Presentation of the curatorial concept :: 08.04.2017 :: 18:00

Marko Stamenkovic

Presentation of the curatorial concept of a contemporary art exhibition in the framework of the 23rd International Biennial of Humor and Satire in Art
19 May – 30 September 2017, Museum “House of Humor and Satire” – Gabrovo, BULGARIA

The word death is not pronounced in New York, in Paris, in London, because it burns the lips. The Mexican, in contrast, is familiar with death, jokes about it, caresses it, sleeps with it, celebrates it; it is one of his toys and his most steadfast love. True, there is perhaps as much fear in his attitude as in that of others, but at least death is not hidden away: he looks at it face to face, with impatience, disdain, or irony
Octavio Paz, The Labyrinth of Solitude (1950)

Where does our laughter arise from? “… From the view of things incongruous, united in the same assemblage”. This is how the Scottish poet and moral philosopher James Beattie expressed his views back in the eighteenth century in his “Essay on Laughter and Ludicrous Composition” (1779). Today, in the 21st century, one burning question is facing us anew: Can we imagine laughter and death together within a single picture? According to the Australian artist Shane Haseman (2009), “all comedy is tragic, just as all comedy is essentially ‘black’. Laughter is largely the social recognition of social conflict, and the expression of a guiltless pleasure taken from the misfortune of others”. The Mexican view of death, for instance, is unique and it reinforces both Beattie’s and Haseman’s claims: “Mexicans accept death stoically; Europeans, by contrast, cannot easily or bravely confront the prospect of dying… Mexicans not only blur the familiar European distinction between life and death, but they also embrace death, as if it were some sort of welcome friend.” (Brandes, 2006)


Humor is a tool for acquiring knowledge, not only for gaining or expressing pleasure: it is able to turn common sense upside down and, in accordance with this inversion of rationality, to teach us a new ‘lesson in difference’ about humanity as a complex system of thoughts, beliefs, rituals and ways of life. What is ‘reasonable’ and ‘normal’ in one society is not necessarily so in another.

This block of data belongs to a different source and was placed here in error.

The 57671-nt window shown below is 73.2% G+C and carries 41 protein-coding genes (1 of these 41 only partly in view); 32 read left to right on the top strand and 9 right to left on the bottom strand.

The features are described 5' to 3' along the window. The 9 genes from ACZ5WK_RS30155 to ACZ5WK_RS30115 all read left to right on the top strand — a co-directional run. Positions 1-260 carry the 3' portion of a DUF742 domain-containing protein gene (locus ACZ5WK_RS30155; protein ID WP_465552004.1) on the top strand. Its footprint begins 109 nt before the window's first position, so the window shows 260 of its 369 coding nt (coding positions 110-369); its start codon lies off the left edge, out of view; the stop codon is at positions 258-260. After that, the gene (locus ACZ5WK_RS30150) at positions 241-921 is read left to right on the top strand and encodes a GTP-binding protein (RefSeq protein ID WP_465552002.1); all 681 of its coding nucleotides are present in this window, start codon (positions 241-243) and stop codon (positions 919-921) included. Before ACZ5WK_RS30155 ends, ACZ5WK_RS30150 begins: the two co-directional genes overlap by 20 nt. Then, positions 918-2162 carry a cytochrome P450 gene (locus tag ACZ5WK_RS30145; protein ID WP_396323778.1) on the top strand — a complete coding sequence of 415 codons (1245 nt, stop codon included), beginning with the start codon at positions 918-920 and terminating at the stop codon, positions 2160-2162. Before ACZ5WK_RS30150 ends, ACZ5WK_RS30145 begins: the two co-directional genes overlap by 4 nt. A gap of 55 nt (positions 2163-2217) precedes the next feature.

Drawing from a selection of visual materials from contemporary art across the globe, the exhibition TO DIE OUT LAUGHING addresses historically and culturally diverse interactions of seemingly unrelated phenomena with the aim to contest what is considered legitimate forms of knowledge. Additionally, the intention is to stimulate a public discussion about how humor and death jointly enter this ‘incongruous assemblage of things’ through the exhibition-format. Starting from a curatorial research that considers manifold roles of humor and satire in contemporary visual communication through a supposedly inappropriate prism of human death and mortality, TO DIE OUT LAUGHING  puts forward one central idea – that critical perception of the world, as we live it today, is inevitably shaped by many and varied options through which artists can challenge the insufficiencies of normative perspectives and conservative mindsets; at the same time, they propose their own life-visions by calling upon images and the power of the visual by which to challenge the normativity of people’s viewpoints  while encouraging them to accept humankind’s differences and the ‘irrational’ rationality of the Other. After all, what is the purpose of exhibition making if not the ‘irrational’ exercise of freedom and critical reasoning that brings together things incongruous, united in the same assemblage?

TO DIE OUT LAUGHING is part of the project Curatorial Exhibition and Educational Program at the 23. International Biennial of Humor and Satire in Art” organized by the Museum “House of Humor and Satire” and financed by the Gabrovo Municipality’s Program “Culture - Priority II – Travel into the World of Comedy.”


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